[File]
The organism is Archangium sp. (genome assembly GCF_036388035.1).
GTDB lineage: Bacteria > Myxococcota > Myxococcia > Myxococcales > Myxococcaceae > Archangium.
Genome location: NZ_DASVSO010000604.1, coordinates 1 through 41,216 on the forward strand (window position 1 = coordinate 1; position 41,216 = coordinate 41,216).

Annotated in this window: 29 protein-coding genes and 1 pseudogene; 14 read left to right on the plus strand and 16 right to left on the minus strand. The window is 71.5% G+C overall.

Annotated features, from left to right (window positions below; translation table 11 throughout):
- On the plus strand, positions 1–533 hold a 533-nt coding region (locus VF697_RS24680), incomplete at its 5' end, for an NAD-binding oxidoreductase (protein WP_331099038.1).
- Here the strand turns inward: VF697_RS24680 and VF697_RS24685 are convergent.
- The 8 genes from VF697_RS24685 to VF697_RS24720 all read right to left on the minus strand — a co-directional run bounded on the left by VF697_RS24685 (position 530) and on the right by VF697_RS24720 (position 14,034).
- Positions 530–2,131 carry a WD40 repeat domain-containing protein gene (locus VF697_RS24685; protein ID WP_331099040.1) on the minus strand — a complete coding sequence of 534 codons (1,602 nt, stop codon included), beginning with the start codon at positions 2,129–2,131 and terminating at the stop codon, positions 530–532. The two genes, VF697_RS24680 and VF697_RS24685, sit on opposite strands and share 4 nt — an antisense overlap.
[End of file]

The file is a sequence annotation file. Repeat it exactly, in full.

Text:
The organism is Archangium sp. (genome assembly GCF_036388035.1).
GTDB lineage: Bacteria > Myxococcota > Myxococcia > Myxococcales > Myxococcaceae > Archangium.
Genome location: NZ_DASVSO010000604.1, coordinates 1 through 41,216 on the forward strand (window position 1 = coordinate 1; position 41,216 = coordinate 41,216).

Annotated in this window: 29 protein-coding genes and 1 pseudogene; 14 read left to right on the plus strand and 16 right to left on the minus strand. The window is 71.5% G+C overall.

Annotated features, from left to right (window positions below; translation table 11 throughout):
- On the plus strand, positions 1–533 hold a 533-nt coding region (locus VF697_RS24680), incomplete at its 5' end, for an NAD-binding oxidoreductase (protein WP_331099038.1).
- Here the strand turns inward: VF697_RS24680 and VF697_RS24685 are convergent.
- The 8 genes from VF697_RS24685 to VF697_RS24720 all read right to left on the minus strand — a co-directional run bounded on the left by VF697_RS24685 (position 530) and on the right by VF697_RS24720 (position 14,034).
- Positions 530–2,131 carry a WD40 repeat domain-containing protein gene (locus VF697_RS24685; protein ID WP_331099040.1) on the minus strand — a complete coding sequence of 534 codons (1,602 nt, stop codon included), beginning with the start codon at positions 2,129–2,131 and terminating at the stop codon, positions 530–532. The two genes, VF697_RS24680 and VF697_RS24685, sit on opposite strands and share 4 nt — an antisense overlap.